Re-emerging populism in the US and Europe is having a transformative effect on the West’s relationship with the rest world small business As a part of this shift, the global trade environment is showing signs of rapid change as well. Businesses need to track and adapt to these changes as they occur if they want to remain competitive in the global marketplace.

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Small businesses that operate internationally are especially vulnerable, because they’re global trade less likely to be able to afford the time, labour, and money needed to comply with new regulations or to overcome new trade barriers. Fortunately, it doesn’t all have to be bad news, since investors are unlikely to leave their assets lying dormant during turbulent times at home. Let’s examine a few of the ways that the changing political climate in Europe and America could affect businesses in the coming months and years.

Anti-Globalist trade policies

Globalism is becoming a dirty word for right wing parties who explicitly championed globalisation just months ago. As “alt-right” movements gain power, more moderate politicians in their respective countries are increasingly bending to accommodate them. Newly ascended anti-globalist politicians as well as converted former moderates are promising to introduce new barriers to trade, including policies to discourage offshore production and foreign imports.

This is done with the intention of bringing production jobs home, but it could have a devastating effect globally as both importer and exporter countries scramble to adjust. Major manufacturing and export-based economies like China and Japan stand to lose an enormous portion of their markets, and it’s unclear if the US and EU would be able to develop the infrastructure they need to meet their own domestic demand.

Though Australia and New Zealand comfortably avoided the global financial crisis, an economic downturn like this would be a serious blow considering that China, Japan, the EU, and the US make up most of both countries’ most important trading partners.

Fracturing trade agreements

The Trans-Pacific Partnership is considered dead in the water, and TTIP is now also expected to fail. These two major agreements mark the stalling of what, up until now, was an unstoppable trend toward global market integration. Fortunately, these developments aren’t very likely to cause new problems for businesses, since these agreements were never put into effect in the first place. Unfortunately, existing agreements are also showing cracks.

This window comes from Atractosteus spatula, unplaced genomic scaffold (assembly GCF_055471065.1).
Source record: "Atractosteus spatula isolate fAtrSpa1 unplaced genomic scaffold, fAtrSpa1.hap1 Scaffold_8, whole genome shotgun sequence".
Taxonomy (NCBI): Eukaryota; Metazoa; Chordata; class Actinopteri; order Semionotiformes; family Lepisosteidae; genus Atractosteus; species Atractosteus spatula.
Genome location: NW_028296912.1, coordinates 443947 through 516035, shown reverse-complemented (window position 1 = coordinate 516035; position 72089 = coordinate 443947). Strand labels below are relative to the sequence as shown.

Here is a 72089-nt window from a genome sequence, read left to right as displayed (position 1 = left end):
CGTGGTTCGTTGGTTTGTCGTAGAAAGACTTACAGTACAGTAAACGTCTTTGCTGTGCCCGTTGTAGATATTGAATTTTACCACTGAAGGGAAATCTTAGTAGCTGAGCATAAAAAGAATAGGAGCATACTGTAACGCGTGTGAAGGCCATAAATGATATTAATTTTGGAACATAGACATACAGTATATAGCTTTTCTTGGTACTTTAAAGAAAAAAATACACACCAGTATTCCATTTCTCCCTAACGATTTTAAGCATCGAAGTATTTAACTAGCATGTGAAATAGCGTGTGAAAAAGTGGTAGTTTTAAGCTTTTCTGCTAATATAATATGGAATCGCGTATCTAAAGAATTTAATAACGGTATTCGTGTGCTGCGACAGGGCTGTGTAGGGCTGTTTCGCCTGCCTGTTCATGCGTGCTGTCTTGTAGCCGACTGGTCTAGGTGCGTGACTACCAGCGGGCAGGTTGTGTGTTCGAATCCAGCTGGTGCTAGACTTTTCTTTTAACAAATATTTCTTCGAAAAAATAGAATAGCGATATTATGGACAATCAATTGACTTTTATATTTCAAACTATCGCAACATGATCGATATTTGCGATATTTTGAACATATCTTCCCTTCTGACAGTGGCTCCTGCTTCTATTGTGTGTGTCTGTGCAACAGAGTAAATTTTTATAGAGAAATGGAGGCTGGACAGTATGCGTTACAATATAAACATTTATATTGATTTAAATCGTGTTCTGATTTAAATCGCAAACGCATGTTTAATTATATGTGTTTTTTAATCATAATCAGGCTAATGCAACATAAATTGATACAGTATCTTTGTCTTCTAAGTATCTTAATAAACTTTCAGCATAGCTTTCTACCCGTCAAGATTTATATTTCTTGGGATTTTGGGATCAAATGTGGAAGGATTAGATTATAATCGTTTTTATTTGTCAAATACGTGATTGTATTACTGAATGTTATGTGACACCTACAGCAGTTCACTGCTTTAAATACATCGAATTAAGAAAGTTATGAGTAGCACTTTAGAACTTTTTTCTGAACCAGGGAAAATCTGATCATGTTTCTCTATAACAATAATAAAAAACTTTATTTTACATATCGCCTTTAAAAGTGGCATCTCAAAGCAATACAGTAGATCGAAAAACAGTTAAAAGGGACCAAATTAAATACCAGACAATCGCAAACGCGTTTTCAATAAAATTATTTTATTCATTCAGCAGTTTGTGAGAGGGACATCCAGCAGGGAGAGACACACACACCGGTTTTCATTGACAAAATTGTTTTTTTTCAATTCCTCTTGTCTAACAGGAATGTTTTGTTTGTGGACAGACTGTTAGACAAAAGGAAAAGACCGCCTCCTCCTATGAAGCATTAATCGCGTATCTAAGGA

Donald Trump has pledged to scrap NAFTA, and a leaked memo suggests he intends to go through with it despite some verbal hedging in interviews since the US election. On the European side, Brexit is continuing to cause immense confusion as politicians bicker about what Britain’s new trade relationship with the EU should be. As this goes on, other eurosceptic movements in France, Austria, and the Netherlands are gaining ground. In all cases, raising barriers that separate previously interdependent economies is likely to result in a massive recession and a spike in unemployment.

These developments could have much more serious consequences for business owners at the bottom of the world, and not just because they interfere with those countries’ ability to trade efficiently. Beyond their direct consequences, these crumbling trade structures are wreaking havoc on investor confidence.

Increasing market uncertainty

This type of slowdown in trade could seriously affect sharemarkets as investors become increasingly risk averse in the newly uncertain economic environment. Even before the Brexit vote, European investors began pulling out of the European market due to the overall lack of growth in the last decade.

Moreover, governments might be forced to use quantitative easing to control interest rates in the event of a significant recession. Even managed inflation can harm investors, who will increasingly seek to protect their wealth by buying hard assets, or investing in economies with more stable currencies. Even though this would slow down global investment in general, those economies that are likely to maintain better control of both their economies and their currencies, like Australia and New Zealand, stand to benefit from this.

Investors on the hunt

Every crisis is also an opportunity, and the loss of investor confidence on one continent can mean more available capital elsewhere. Even as businesses in Australia and New Zealand will have to work around turbulent changes with some of their biggest trading partners, they may find themselves buoyed by foreign investment. This will make it somewhat easier to explore new markets, find new suppliers, and diversify your investments as needed.

Business owners both big and small can look for ways to use this time of change to facilitate growth and become more resilient in the face of adversity. While the most significant changes in US and European trade policies are currently still just theoretical, business owners need to keep a watchful eye out, both to protect their businesses, and to seize opportunities when they come.

Businesses that rely on economies that are likely to be directly affected may want to look into preemptive steps to help mitigate their risks. These might include diversifying your operations to a broader market, or setting up financial fallbacks to help tackle any cash flow interruptions. Give us a call to learn more!